Gavel - LawCall

One New York police officer is having trouble finding an attorney to represent him, and the police union has decided not to help him with his defense.

What did Officer Sean Christian do that is so awful? He’s accused of sending a suspect’s nude photos to his own cell phone.

Pamela Held was arrested in 2013 for not having an inspection sticker on her car, and she was later processed on a misdemeanor charge when police found prescription drugs in her car. All of the charges were later dropped.

Held decided to file a lawsuit when she and her boyfriend discovered that photos had been sent from her cell phone to a phone belonging to Christian. Held had given police her security code when she was arrested and police had it in their possession during the six hours she was in custody.

Held contacted the NYPD Internal Affairs who set up a recorded phone call between Held and Christian. During the call, Officer Christian flirted with Held and admitted that he has the photos. Initially, Christian had denied that he had the photos, saying that the unknown number on Held’s phone was his brother’s number.

Christian was transferred to another precinct, placed on probation, and he lost 45 days of vacation. However, Held is maintaining that Christian violated her Fifth Amendment rights by holding her phone while she was in custody, and that other officers violated her Fourth Amendment rights by pulling her over without reasonable suspicion.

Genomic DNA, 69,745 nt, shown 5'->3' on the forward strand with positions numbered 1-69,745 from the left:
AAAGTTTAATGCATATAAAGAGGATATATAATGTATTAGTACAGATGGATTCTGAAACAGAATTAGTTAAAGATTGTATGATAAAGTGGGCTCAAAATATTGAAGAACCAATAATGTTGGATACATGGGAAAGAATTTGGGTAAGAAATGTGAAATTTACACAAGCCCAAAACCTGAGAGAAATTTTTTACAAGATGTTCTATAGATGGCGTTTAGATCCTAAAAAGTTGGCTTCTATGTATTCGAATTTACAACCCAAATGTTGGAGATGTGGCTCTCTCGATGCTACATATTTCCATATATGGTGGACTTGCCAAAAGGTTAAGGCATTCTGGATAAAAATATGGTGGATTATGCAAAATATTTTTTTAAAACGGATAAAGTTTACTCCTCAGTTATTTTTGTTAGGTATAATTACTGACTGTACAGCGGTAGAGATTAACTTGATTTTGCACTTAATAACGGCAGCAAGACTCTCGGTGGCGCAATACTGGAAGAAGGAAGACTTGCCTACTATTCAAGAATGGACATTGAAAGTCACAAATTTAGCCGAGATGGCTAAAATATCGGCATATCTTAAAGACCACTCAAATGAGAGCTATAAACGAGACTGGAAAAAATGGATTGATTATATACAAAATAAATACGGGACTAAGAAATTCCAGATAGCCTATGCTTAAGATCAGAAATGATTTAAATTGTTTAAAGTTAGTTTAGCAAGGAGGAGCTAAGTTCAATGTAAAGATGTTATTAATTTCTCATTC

Ironically, Held says she’s worried about the photos winding up on the internet. Why in the world would she have nude photos on her phone in the first place?

A spokesman for the Patrolmen’s Benevolent Association says the decision to not help Officer Christian with his defense was made because the case ‘was not a situation in the performance of his duty as a police officer’ and that it stemmed from ‘personal’ actions.

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